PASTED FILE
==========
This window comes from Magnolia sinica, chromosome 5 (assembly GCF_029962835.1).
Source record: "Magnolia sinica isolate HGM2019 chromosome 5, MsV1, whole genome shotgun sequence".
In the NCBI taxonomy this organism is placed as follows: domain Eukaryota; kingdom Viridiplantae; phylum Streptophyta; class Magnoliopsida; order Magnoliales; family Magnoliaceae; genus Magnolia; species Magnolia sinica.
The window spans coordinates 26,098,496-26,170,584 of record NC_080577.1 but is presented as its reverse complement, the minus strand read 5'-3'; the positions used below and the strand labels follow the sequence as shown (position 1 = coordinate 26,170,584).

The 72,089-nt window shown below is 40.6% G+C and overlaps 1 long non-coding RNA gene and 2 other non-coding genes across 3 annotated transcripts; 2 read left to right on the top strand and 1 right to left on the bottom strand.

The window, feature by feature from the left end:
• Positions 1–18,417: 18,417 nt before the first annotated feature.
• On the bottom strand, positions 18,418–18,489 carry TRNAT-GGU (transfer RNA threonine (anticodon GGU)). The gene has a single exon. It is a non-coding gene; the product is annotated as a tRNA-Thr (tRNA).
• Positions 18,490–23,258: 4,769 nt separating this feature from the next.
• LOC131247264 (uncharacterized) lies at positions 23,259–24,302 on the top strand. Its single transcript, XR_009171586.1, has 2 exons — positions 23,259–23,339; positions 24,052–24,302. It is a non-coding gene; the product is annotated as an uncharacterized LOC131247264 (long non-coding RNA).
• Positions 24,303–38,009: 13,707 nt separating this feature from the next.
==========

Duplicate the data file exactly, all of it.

This window comes from Magnolia sinica, chromosome 5 (assembly GCF_029962835.1).
Source record: "Magnolia sinica isolate HGM2019 chromosome 5, MsV1, whole genome shotgun sequence".
In the NCBI taxonomy this organism is placed as follows: domain Eukaryota; kingdom Viridiplantae; phylum Streptophyta; class Magnoliopsida; order Magnoliales; family Magnoliaceae; genus Magnolia; species Magnolia sinica.
The window spans coordinates 26,098,496-26,170,584 of record NC_080577.1 but is presented as its reverse complement, the minus strand read 5'-3'; the positions used below and the strand labels follow the sequence as shown (position 1 = coordinate 26,170,584).

The 72,089-nt window shown below is 40.6% G+C and overlaps 1 long non-coding RNA gene and 2 other non-coding genes across 3 annotated transcripts; 2 read left to right on the top strand and 1 right to left on the bottom strand.

The window, feature by feature from the left end:
• Positions 1–18,417: 18,417 nt before the first annotated feature.
• On the bottom strand, positions 18,418–18,489 carry TRNAT-GGU (transfer RNA threonine (anticodon GGU)). The gene has a single exon. It is a non-coding gene; the product is annotated as a tRNA-Thr (tRNA).
• Positions 18,490–23,258: 4,769 nt separating this feature from the next.
• LOC131247264 (uncharacterized) lies at positions 23,259–24,302 on the top strand. Its single transcript, XR_009171586.1, has 2 exons — positions 23,259–23,339; positions 24,052–24,302. It is a non-coding gene; the product is annotated as an uncharacterized LOC131247264 (long non-coding RNA).
• Positions 24,303–38,009: 13,707 nt separating this feature from the next.